The history of religion and the Axial Age

One cannot study human history without noticing and learning about the religious beliefs and practices of various people. Religion has been—and remains—a strong motivation for the actions of many people. Sometimes religious differences have led to wars within a group of people or between groups of people. More often, religion has motivated beneficial actions within a group of people or between groups of people.

Scholars who study religion fall into two groups. The first group believes that religious truth is permanent and unchanging. It was known by the earliest people and has been passed down intact from generation to generation; it still exists in the world today. But many people have wandered from the truth. They have added beliefs and practices that differ from the truth, resulting in today’s diverse religious beliefs and practices. Traditional (or conservative) Jews, Christians, and Muslims all accept this concept of a single religious truth, even as they disagree about the content of that truth. I suspect that many traditional (or conservative) Hindus, Buddhists, and followers of other religions have a similar confidence in the existence of one fundamental set of truths.

The second group of scholars believes and teaches that religion evolves. They say that primitive people, having no science, assumed that things they could not explain were caused by spirits living in the observable world. Early religious practices focused on living in harmony with those spirits, cooperating with them, gaining their help when needed, and placating them when they were angered. Over time, according to these scholars, some of these spirits (along with some revered human ancestors) became regarded as gods. That stage of religious belief is called polytheism, belief in many gods. Many generations later, some gods were viewed as more powerful than others, until belief centered around a single central god—often the national god of a powerful nation that subdued its neighbors and built an empire. From that stage, the next step was monotheism—belief in one god, denying the reality of the other gods that once were trusted and obeyed. Following the introduction of monotheism came deism: deists acknowledge a creator god who established the rules of nature and of moral behavior, but the god of deism is no longer involved in the world. That god can be compared to a watchmaker who assembles a watch, winds it, and then steps away. From deism, it is a short step to atheism—the claim that there is no god—or to agnosticism—the claim that no one knows whether a god exists.

It should be noted that, among atheists and agnostics, some are militant and some are quiescent. Militant atheists boldly assert that no god exists, and the battle against all believers who proclaim the existence of a god or of gods. Quiescent atheists also believe in no god, but they do not try to convert anyone else to their belief. Quiescent atheists are content to continue in their lack of belief but do not care what other people say or do about their god or gods. Leave them alone, and they will leave you alone. Quiescent agnostics are not sure if god exists, but they are content to remain quietly in their uncertainty. They do not challenge the conviction of believers or of unbelievers. Militant agnostics say that no one knows if god exists. They equally challenge the convictions of believers and atheists, insisting that all of us are guessing about religious truth, that no one on earth really knows for sure about god.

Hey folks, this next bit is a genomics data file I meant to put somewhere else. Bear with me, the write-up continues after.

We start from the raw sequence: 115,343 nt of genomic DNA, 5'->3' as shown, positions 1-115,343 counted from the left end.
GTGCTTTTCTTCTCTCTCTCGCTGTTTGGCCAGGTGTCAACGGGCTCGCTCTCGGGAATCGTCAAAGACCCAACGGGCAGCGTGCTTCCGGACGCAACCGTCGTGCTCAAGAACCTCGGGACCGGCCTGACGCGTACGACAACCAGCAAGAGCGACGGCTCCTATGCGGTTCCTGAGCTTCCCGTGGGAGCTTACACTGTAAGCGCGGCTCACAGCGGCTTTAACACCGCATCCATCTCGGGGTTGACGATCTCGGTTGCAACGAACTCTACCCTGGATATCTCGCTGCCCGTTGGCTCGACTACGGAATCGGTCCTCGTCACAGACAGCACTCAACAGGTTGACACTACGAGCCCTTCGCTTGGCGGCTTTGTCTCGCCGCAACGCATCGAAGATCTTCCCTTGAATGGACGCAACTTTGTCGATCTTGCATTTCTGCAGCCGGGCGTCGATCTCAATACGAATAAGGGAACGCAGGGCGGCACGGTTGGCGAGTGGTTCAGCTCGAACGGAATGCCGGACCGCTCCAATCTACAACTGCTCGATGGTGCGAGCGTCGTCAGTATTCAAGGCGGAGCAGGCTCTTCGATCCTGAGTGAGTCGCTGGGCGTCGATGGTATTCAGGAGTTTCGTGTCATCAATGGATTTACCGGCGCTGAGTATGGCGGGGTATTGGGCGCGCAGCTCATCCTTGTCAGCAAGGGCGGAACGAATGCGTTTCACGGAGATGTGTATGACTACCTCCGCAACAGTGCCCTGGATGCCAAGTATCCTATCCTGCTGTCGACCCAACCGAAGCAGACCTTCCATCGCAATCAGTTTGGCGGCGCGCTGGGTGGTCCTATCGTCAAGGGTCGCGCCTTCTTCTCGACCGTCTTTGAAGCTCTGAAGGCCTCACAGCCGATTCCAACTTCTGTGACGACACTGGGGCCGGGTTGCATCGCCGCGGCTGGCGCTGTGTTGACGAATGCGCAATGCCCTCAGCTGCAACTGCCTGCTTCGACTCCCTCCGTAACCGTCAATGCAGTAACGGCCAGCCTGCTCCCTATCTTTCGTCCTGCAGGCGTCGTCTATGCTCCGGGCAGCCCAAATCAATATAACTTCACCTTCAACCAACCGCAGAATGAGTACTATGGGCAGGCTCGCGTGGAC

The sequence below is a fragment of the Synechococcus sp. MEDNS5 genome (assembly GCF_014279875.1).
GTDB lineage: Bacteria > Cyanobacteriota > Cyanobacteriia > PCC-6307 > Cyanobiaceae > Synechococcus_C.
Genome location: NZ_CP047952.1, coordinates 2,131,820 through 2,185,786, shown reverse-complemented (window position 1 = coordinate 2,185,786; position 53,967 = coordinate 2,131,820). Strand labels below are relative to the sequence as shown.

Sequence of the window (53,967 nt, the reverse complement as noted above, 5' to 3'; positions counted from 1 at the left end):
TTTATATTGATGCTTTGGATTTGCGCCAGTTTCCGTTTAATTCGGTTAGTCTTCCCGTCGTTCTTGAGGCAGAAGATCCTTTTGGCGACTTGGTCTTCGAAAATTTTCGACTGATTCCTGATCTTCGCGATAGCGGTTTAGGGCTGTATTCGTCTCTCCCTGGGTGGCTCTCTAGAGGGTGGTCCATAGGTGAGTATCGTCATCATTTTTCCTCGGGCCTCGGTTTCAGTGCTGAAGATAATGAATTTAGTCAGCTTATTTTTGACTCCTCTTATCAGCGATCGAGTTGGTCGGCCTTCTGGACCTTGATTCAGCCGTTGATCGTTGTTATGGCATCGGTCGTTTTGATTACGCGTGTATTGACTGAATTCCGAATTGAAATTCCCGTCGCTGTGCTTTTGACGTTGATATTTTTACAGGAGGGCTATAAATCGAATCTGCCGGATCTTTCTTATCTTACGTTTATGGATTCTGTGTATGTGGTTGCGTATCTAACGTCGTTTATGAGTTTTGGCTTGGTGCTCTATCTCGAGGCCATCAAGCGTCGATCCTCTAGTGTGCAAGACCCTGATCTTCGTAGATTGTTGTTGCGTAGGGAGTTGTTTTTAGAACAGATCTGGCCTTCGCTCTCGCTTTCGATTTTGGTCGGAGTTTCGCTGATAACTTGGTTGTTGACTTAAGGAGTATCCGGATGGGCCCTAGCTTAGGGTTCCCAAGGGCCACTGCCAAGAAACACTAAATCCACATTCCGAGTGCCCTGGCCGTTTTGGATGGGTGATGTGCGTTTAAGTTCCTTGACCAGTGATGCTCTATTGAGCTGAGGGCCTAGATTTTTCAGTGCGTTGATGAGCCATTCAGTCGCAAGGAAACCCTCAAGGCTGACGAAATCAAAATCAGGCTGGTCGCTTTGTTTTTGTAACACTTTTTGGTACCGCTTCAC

Both groups of scholars agree that a revolution in religious thought occurred in the world roughly twenty-five centuries ago. Dubbed the Axial Age, this time marked the beginning of several religious movements, including Confucianism, Daoism, Jainism, Buddhism, Zoroastrianism, and Greek philosophy. Scholars have also sought information about the Axial Age in the Hebrew Bible (which Christians call the Old Testament). Ezra and Nehemiah lived during the Axial Age, as did the prophets Haggai, Zechariah, and Malachi. Some scholars claim to find evidence of the Axial Age in other Biblical books traditionally regarded as older, such as the writings of the prophet Isaiah.

Axial Age beliefs began, for the most part, in Iron Age cultures long established in the river valleys of Asia, from China to Mesopotamia. Although expressed in a variety of ways in different cultures, they bear a common theme of individuality, of looking within one’s self to find truth rather than seeking it in the surrounding world. These pursuits are credited with stimulating Christianity and Islam in later generations, as well as helping to generate European science and philosophy, beginning in Greece. The Axial Age can be described as a human revolution equivalent to the Neolithic Revolution of ancient times (when people stopped hunting and gathering food and began raising it for themselves in settled areas) and to the Scientific and Industrial revolutions of modern Europe.